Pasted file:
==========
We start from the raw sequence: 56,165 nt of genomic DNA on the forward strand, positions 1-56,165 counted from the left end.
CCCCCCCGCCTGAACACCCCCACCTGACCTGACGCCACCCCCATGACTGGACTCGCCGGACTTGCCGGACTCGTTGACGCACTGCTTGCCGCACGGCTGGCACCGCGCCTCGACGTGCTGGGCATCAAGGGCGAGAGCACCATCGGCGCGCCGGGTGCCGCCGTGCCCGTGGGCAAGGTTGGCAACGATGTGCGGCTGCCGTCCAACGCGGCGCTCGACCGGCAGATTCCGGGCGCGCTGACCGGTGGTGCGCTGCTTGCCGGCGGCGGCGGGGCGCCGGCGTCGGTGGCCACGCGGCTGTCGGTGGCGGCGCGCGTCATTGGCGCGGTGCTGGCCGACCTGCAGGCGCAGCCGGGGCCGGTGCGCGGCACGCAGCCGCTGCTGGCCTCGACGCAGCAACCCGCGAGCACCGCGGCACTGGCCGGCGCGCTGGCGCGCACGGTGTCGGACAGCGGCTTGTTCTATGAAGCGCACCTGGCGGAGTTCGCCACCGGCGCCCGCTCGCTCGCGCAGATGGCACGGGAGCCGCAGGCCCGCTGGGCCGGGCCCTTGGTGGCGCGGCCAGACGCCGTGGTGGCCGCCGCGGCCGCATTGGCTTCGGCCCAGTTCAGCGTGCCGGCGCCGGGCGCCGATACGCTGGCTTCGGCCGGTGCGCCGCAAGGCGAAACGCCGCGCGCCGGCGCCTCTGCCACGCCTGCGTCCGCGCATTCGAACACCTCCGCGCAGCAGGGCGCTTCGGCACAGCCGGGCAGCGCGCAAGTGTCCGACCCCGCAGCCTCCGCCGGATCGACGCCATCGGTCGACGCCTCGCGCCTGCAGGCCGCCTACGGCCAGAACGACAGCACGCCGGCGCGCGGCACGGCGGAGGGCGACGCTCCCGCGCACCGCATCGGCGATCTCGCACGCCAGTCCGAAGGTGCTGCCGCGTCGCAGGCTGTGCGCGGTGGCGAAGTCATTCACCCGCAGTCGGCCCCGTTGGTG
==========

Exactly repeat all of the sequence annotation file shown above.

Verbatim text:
We start from the raw sequence: 56,165 nt of genomic DNA on the forward strand, positions 1-56,165 counted from the left end.
CCCCCCCGCCTGAACACCCCCACCTGACCTGACGCCACCCCCATGACTGGACTCGCCGGACTTGCCGGACTCGTTGACGCACTGCTTGCCGCACGGCTGGCACCGCGCCTCGACGTGCTGGGCATCAAGGGCGAGAGCACCATCGGCGCGCCGGGTGCCGCCGTGCCCGTGGGCAAGGTTGGCAACGATGTGCGGCTGCCGTCCAACGCGGCGCTCGACCGGCAGATTCCGGGCGCGCTGACCGGTGGTGCGCTGCTTGCCGGCGGCGGCGGGGCGCCGGCGTCGGTGGCCACGCGGCTGTCGGTGGCGGCGCGCGTCATTGGCGCGGTGCTGGCCGACCTGCAGGCGCAGCCGGGGCCGGTGCGCGGCACGCAGCCGCTGCTGGCCTCGACGCAGCAACCCGCGAGCACCGCGGCACTGGCCGGCGCGCTGGCGCGCACGGTGTCGGACAGCGGCTTGTTCTATGAAGCGCACCTGGCGGAGTTCGCCACCGGCGCCCGCTCGCTCGCGCAGATGGCACGGGAGCCGCAGGCCCGCTGGGCCGGGCCCTTGGTGGCGCGGCCAGACGCCGTGGTGGCCGCCGCGGCCGCATTGGCTTCGGCCCAGTTCAGCGTGCCGGCGCCGGGCGCCGATACGCTGGCTTCGGCCGGTGCGCCGCAAGGCGAAACGCCGCGCGCCGGCGCCTCTGCCACGCCTGCGTCCGCGCATTCGAACACCTCCGCGCAGCAGGGCGCTTCGGCACAGCCGGGCAGCGCGCAAGTGTCCGACCCCGCAGCCTCCGCCGGATCGACGCCATCGGTCGACGCCTCGCGCCTGCAGGCCGCCTACGGCCAGAACGACAGCACGCCGGCGCGCGGCACGGCGGAGGGCGACGCTCCCGCGCACCGCATCGGCGATCTCGCACGCCAGTCCGAAGGTGCTGCCGCGTCGCAGGCTGTGCGCGGTGGCGAAGTCATTCACCCGCAGTCGGCCCCGTTGGTG